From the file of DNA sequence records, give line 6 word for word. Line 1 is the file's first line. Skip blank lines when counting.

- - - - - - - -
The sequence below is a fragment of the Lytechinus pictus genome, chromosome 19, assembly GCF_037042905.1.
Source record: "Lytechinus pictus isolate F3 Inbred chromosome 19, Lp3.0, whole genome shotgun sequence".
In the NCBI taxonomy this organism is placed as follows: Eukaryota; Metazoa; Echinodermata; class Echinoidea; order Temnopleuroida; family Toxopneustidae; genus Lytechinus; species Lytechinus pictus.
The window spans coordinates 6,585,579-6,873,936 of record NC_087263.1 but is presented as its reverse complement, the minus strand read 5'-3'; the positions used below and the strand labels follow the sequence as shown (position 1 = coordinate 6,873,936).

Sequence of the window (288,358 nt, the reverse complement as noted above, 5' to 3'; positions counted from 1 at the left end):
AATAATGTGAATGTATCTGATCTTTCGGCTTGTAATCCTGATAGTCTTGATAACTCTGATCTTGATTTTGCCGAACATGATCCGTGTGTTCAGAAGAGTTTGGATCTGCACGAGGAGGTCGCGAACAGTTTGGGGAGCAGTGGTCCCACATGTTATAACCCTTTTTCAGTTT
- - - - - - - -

AATAATGTGAATGTATCTGATCTTTCGGCTTGTAATCCTGATAGTCTTGATAACTCTGATCTTGATTTTGCCGAACATGATCCGTGTGTTCAGAAGAGTTTGGATCTGCACGAGGAGGTCGCGAACAGTTTGGGGAGCAGTGGTCCCACATGTTATAACCCTTTTTCAGTTT